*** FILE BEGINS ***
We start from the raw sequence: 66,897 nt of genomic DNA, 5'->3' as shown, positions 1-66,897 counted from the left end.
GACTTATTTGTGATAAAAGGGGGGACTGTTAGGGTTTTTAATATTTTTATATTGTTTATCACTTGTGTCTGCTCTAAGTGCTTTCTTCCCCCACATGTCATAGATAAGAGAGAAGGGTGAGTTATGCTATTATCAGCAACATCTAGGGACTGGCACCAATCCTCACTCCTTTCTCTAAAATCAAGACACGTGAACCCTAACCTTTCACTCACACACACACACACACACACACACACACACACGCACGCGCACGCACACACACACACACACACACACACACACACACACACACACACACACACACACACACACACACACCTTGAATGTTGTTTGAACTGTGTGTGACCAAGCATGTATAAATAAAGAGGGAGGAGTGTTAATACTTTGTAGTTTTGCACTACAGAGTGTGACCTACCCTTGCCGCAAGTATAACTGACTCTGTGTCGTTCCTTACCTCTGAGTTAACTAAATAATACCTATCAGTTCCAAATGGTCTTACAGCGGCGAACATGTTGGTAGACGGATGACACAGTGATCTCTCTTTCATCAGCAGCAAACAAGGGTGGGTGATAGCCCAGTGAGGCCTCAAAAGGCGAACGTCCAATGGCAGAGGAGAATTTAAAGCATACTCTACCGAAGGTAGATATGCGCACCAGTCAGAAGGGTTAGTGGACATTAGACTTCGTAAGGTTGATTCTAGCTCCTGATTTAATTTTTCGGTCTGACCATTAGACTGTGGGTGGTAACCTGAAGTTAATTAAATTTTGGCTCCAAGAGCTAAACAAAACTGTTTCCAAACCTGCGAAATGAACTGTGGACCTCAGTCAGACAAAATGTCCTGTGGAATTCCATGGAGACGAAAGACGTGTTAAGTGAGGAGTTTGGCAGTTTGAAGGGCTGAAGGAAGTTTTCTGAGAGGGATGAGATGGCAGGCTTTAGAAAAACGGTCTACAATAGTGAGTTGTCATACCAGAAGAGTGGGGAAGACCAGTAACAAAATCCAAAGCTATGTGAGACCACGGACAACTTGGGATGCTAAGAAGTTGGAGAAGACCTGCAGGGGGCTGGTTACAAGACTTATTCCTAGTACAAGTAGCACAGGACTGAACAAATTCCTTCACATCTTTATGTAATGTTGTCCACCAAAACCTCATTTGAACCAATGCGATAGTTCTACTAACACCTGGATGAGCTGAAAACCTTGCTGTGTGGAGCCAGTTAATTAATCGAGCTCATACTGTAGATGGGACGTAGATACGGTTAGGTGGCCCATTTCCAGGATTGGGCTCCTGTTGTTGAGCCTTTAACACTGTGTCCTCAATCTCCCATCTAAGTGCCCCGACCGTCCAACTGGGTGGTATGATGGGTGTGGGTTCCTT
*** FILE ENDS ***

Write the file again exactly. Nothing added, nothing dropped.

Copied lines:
We start from the raw sequence: 66,897 nt of genomic DNA, 5'->3' as shown, positions 1-66,897 counted from the left end.
GACTTATTTGTGATAAAAGGGGGGACTGTTAGGGTTTTTAATATTTTTATATTGTTTATCACTTGTGTCTGCTCTAAGTGCTTTCTTCCCCCACATGTCATAGATAAGAGAGAAGGGTGAGTTATGCTATTATCAGCAACATCTAGGGACTGGCACCAATCCTCACTCCTTTCTCTAAAATCAAGACACGTGAACCCTAACCTTTCACTCACACACACACACACACACACACACACACACACGCACGCGCACGCACACACACACACACACACACACACACACACACACACACACACACACACACACACACACACACACCTTGAATGTTGTTTGAACTGTGTGTGACCAAGCATGTATAAATAAAGAGGGAGGAGTGTTAATACTTTGTAGTTTTGCACTACAGAGTGTGACCTACCCTTGCCGCAAGTATAACTGACTCTGTGTCGTTCCTTACCTCTGAGTTAACTAAATAATACCTATCAGTTCCAAATGGTCTTACAGCGGCGAACATGTTGGTAGACGGATGACACAGTGATCTCTCTTTCATCAGCAGCAAACAAGGGTGGGTGATAGCCCAGTGAGGCCTCAAAAGGCGAACGTCCAATGGCAGAGGAGAATTTAAAGCATACTCTACCGAAGGTAGATATGCGCACCAGTCAGAAGGGTTAGTGGACATTAGACTTCGTAAGGTTGATTCTAGCTCCTGATTTAATTTTTCGGTCTGACCATTAGACTGTGGGTGGTAACCTGAAGTTAATTAAATTTTGGCTCCAAGAGCTAAACAAAACTGTTTCCAAACCTGCGAAATGAACTGTGGACCTCAGTCAGACAAAATGTCCTGTGGAATTCCATGGAGACGAAAGACGTGTTAAGTGAGGAGTTTGGCAGTTTGAAGGGCTGAAGGAAGTTTTCTGAGAGGGATGAGATGGCAGGCTTTAGAAAAACGGTCTACAATAGTGAGTTGTCATACCAGAAGAGTGGGGAAGACCAGTAACAAAATCCAAAGCTATGTGAGACCACGGACAACTTGGGATGCTAAGAAGTTGGAGAAGACCTGCAGGGGGCTGGTTACAAGACTTATTCCTAGTACAAGTAGCACAGGACTGAACAAATTCCTTCACATCTTTATGTAATGTTGTCCACCAAAACCTCATTTGAACCAATGCGATAGTTCTACTAACACCTGGATGAGCTGAAAACCTTGCTGTGTGGAGCCAGTTAATTAATCGAGCTCATACTGTAGATGGGACGTAGATACGGTTAGGTGGCCCATTTCCAGGATTGGGCTCCTGTTGTTGAGCCTTTAACACTGTGTCCTCAATCTCCCATCTAAGTGCCCCGACCGTCCAACTGGGTGGTATGATGGGTGTGGGTTCCTT